6. For more advanced stuff, there's always harmony (knowing when and where to move a riff to play it in harmony, and when and where NOT to move it), jazz harmony, jazz chords, counterpoint (two-part melodies, and the various rules thereof).

that oughta get you started
#12
music theroy class helped me a whole lotm, there just things you wont think to learn

also this book by Ellie Siegmeister called Harmony and Meoldy witch helps
#13
i learned theory from reading a couple of beginner books, from teachers, and then music school.
#14
Piano lessons way back, then UG.
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#15
The best thing you can ever look to for musical theory is abook called rock guitar secrets it has everythign start to finish that and a decent teacher
#17
I've never liked the theory teachers teach. Sure my guitar teacher knows a fair bit, allthough he know no terminology, the guitar teachers at most school normally suck. The theory thats taught to my cousin is normally wrong or wrongly explained.

I say internet and e-books.
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        L.
#18
Quote by demonofthenight
I've never liked the theory teachers teach. Sure my guitar teacher knows a fair bit, allthough he know no terminology, the guitar teachers at most school normally suck. The theory thats taught to my cousin is normally wrong or wrongly explained.

I say internet and e-books.



Ai. My guitar teacher has a masters or something similar in music, so I'm going to trust his judgment. Plus, from what he's taught me, it all lines up with what I've read on the internet, so it can be complete bullsh*t.
#19
Mainly from this book to start with. Now I just use the interweb to find whatever I'm after.

Edit: Oh yea, I remember first learning scales/modes from a free booklet that came with like issue 29 of Total Guitar.
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Last edited by ChrisN at Dec 10, 2007,
#20
Use the interent mainly. Started with a book that came with the beginner guitar pack i bought, then used the internet. UG has some good articles and this website is very useful.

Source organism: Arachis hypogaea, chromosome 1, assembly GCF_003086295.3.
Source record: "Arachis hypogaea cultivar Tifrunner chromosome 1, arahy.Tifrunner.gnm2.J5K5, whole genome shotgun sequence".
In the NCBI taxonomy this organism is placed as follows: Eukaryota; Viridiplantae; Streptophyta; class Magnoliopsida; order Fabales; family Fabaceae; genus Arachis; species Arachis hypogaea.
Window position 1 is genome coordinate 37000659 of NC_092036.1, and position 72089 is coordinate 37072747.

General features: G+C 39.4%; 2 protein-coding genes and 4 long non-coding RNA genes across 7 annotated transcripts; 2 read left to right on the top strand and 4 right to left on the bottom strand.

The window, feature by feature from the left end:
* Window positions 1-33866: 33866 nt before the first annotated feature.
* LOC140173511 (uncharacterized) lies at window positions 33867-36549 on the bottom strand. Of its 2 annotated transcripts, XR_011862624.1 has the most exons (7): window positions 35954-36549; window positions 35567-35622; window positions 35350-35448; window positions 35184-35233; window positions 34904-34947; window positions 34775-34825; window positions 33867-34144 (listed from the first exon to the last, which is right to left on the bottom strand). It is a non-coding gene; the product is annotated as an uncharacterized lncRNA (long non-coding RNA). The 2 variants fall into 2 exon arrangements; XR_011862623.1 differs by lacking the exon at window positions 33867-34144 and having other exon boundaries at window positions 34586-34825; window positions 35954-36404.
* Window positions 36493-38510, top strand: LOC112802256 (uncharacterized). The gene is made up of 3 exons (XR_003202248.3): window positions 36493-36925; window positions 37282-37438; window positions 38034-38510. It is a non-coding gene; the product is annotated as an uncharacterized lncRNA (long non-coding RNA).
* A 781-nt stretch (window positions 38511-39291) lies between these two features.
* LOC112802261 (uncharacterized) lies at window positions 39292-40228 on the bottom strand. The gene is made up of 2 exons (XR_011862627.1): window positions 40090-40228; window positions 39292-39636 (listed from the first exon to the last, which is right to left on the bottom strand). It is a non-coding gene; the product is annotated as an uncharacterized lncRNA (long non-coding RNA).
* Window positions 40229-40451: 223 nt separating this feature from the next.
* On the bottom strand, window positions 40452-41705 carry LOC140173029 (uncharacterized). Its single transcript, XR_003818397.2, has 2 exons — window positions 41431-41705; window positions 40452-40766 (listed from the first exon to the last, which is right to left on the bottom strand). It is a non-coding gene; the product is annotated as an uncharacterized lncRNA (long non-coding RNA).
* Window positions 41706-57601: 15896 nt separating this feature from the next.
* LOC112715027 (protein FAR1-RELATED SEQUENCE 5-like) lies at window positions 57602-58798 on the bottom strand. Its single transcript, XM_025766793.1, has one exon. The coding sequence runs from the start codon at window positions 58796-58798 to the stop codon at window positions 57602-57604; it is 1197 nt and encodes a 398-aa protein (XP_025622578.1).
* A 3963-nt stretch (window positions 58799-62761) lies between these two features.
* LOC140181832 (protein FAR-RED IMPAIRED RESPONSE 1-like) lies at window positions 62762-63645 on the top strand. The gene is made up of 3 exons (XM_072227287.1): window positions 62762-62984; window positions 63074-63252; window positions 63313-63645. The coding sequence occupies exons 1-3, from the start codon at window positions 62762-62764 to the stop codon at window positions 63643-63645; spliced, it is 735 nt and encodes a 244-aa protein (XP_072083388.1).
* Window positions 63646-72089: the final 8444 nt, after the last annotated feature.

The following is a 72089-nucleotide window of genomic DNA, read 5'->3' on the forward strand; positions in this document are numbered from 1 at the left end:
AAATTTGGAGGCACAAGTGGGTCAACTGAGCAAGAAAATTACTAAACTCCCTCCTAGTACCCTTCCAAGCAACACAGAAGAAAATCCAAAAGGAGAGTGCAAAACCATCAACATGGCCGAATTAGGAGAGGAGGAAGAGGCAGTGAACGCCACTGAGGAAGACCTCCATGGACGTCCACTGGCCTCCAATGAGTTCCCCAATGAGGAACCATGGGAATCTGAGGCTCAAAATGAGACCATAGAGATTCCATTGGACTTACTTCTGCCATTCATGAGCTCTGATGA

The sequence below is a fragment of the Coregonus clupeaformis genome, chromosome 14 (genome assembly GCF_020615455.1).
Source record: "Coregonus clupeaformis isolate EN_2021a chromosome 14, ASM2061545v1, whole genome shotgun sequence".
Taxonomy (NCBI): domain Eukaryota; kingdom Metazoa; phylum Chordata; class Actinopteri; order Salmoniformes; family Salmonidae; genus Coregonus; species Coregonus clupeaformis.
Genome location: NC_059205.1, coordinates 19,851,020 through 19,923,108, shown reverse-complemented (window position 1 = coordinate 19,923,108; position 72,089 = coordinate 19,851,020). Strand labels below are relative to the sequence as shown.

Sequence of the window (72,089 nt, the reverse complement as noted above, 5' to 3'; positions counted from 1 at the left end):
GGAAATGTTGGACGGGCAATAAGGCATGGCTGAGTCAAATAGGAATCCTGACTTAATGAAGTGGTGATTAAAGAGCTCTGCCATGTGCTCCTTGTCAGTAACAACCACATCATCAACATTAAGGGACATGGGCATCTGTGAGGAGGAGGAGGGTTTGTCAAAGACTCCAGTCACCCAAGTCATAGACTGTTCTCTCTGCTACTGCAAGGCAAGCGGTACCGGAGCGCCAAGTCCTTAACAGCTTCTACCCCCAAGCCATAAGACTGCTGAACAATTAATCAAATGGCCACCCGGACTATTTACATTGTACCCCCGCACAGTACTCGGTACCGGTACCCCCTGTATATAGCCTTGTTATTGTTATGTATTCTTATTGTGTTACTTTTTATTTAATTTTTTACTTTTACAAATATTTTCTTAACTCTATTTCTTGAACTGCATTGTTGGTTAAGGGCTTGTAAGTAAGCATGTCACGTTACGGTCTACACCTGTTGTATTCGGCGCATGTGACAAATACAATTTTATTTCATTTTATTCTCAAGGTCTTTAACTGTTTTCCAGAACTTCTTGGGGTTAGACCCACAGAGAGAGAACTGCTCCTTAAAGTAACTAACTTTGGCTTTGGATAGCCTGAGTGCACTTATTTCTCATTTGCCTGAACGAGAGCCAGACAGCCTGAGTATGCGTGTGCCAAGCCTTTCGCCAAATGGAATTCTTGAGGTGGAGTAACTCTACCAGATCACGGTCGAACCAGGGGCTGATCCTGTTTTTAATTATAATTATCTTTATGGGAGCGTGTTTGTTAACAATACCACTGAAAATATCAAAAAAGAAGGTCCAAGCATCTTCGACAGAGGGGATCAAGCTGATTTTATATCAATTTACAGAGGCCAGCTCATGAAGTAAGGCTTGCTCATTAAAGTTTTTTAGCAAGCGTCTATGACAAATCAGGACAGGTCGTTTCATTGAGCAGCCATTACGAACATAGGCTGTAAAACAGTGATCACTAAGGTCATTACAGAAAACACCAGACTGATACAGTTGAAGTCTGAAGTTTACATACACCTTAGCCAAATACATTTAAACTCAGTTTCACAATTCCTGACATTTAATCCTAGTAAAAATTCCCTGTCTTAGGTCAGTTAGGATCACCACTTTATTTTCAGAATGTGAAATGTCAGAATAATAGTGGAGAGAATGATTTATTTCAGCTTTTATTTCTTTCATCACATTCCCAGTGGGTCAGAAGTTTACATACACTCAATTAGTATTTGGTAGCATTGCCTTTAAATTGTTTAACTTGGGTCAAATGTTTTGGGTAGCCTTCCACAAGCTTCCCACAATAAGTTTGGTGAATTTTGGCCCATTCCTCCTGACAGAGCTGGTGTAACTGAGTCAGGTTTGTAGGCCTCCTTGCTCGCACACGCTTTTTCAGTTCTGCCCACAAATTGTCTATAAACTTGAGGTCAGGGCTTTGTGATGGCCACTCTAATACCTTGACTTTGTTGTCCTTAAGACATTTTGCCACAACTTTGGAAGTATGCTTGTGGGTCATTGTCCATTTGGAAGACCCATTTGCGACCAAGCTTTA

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#24
Quote by splat102
Just asking. Maybe I can learn something too.

I learn so much from Guitar Player and other pubs

Also went to college

And now, forums like "UG", "The Jam Session", and in my opinion
the forum that attracts the pros and most intellectual discussion,"The Gear Page"

These forums are gateways into all things music and guitar and more.
More than you could ever have time for. Use the searce engine.

So my answer for you is ,, forums are your best source.
#25
1. Learn the 12 notes of music (A thru G) and memorize their positions on at least the two lowest strings. Remember that your open string counts as a note too, and that your 12th fret is the exact same note as your open string. Make sure you have a fairly good feel for handling a guitar and playing basic riffs and chords

2. Learn about intervals. Learn what they are, how their pattern falls on the fretboard both on single strings and on adjacent strings. Learn how they are used to form scales, and then how they are used to form chords. Try to understand every chord grip you use in terms of intervals, and which fingers you can move to get different sounds from your chords. Learn how to use octave intervals to find notes anywhere on the fretboard just by knowing their positions on two strings. Learn how to create chords just by finding the intervals, not by remembering a standard chord grip. But you should still master ALL the standard chord grips.


To extremely important topics. If learned correctly, they can help you in many, many ways.